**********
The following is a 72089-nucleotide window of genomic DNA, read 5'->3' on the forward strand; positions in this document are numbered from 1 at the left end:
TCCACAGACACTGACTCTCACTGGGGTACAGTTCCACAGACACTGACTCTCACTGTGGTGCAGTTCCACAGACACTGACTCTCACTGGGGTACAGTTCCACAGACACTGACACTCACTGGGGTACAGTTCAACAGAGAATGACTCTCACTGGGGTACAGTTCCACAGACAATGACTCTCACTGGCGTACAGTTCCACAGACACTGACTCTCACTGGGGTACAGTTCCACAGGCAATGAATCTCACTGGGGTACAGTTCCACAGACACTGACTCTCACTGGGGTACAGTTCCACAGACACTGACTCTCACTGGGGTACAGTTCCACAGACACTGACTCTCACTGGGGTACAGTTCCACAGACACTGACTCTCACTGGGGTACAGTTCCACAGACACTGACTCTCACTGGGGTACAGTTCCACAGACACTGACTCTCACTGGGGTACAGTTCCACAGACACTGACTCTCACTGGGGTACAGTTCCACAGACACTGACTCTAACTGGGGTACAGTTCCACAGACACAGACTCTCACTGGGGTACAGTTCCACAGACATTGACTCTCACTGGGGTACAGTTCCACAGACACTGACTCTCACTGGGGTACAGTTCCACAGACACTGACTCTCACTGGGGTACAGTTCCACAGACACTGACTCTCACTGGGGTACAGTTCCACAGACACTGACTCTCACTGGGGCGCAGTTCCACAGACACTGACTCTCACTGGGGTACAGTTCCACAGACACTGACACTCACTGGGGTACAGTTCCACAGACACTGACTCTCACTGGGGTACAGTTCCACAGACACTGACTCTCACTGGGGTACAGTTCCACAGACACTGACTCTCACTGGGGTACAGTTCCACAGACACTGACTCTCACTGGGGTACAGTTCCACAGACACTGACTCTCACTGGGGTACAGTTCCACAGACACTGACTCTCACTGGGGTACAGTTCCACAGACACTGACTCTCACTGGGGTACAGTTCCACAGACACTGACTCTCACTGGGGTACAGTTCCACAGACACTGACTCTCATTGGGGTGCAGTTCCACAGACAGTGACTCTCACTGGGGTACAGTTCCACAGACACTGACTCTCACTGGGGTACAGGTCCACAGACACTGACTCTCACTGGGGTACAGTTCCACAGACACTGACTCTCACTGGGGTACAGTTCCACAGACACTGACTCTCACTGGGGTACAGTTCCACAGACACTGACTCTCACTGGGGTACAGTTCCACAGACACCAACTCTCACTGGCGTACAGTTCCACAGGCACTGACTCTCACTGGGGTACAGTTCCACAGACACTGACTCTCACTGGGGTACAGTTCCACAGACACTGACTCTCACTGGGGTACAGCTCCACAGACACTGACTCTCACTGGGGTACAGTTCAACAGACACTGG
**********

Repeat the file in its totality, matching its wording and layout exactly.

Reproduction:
The following is a 72089-nucleotide window of genomic DNA, read 5'->3' on the forward strand; positions in this document are numbered from 1 at the left end:
TCCACAGACACTGACTCTCACTGGGGTACAGTTCCACAGACACTGACTCTCACTGTGGTGCAGTTCCACAGACACTGACTCTCACTGGGGTACAGTTCCACAGACACTGACACTCACTGGGGTACAGTTCAACAGAGAATGACTCTCACTGGGGTACAGTTCCACAGACAATGACTCTCACTGGCGTACAGTTCCACAGACACTGACTCTCACTGGGGTACAGTTCCACAGGCAATGAATCTCACTGGGGTACAGTTCCACAGACACTGACTCTCACTGGGGTACAGTTCCACAGACACTGACTCTCACTGGGGTACAGTTCCACAGACACTGACTCTCACTGGGGTACAGTTCCACAGACACTGACTCTCACTGGGGTACAGTTCCACAGACACTGACTCTCACTGGGGTACAGTTCCACAGACACTGACTCTCACTGGGGTACAGTTCCACAGACACTGACTCTCACTGGGGTACAGTTCCACAGACACTGACTCTAACTGGGGTACAGTTCCACAGACACAGACTCTCACTGGGGTACAGTTCCACAGACATTGACTCTCACTGGGGTACAGTTCCACAGACACTGACTCTCACTGGGGTACAGTTCCACAGACACTGACTCTCACTGGGGTACAGTTCCACAGACACTGACTCTCACTGGGGTACAGTTCCACAGACACTGACTCTCACTGGGGCGCAGTTCCACAGACACTGACTCTCACTGGGGTACAGTTCCACAGACACTGACACTCACTGGGGTACAGTTCCACAGACACTGACTCTCACTGGGGTACAGTTCCACAGACACTGACTCTCACTGGGGTACAGTTCCACAGACACTGACTCTCACTGGGGTACAGTTCCACAGACACTGACTCTCACTGGGGTACAGTTCCACAGACACTGACTCTCACTGGGGTACAGTTCCACAGACACTGACTCTCACTGGGGTACAGTTCCACAGACACTGACTCTCACTGGGGTACAGTTCCACAGACACTGACTCTCACTGGGGTACAGTTCCACAGACACTGACTCTCATTGGGGTGCAGTTCCACAGACAGTGACTCTCACTGGGGTACAGTTCCACAGACACTGACTCTCACTGGGGTACAGGTCCACAGACACTGACTCTCACTGGGGTACAGTTCCACAGACACTGACTCTCACTGGGGTACAGTTCCACAGACACTGACTCTCACTGGGGTACAGTTCCACAGACACTGACTCTCACTGGGGTACAGTTCCACAGACACCAACTCTCACTGGCGTACAGTTCCACAGGCACTGACTCTCACTGGGGTACAGTTCCACAGACACTGACTCTCACTGGGGTACAGTTCCACAGACACTGACTCTCACTGGGGTACAGCTCCACAGACACTGACTCTCACTGGGGTACAGTTCAACAGACACTGG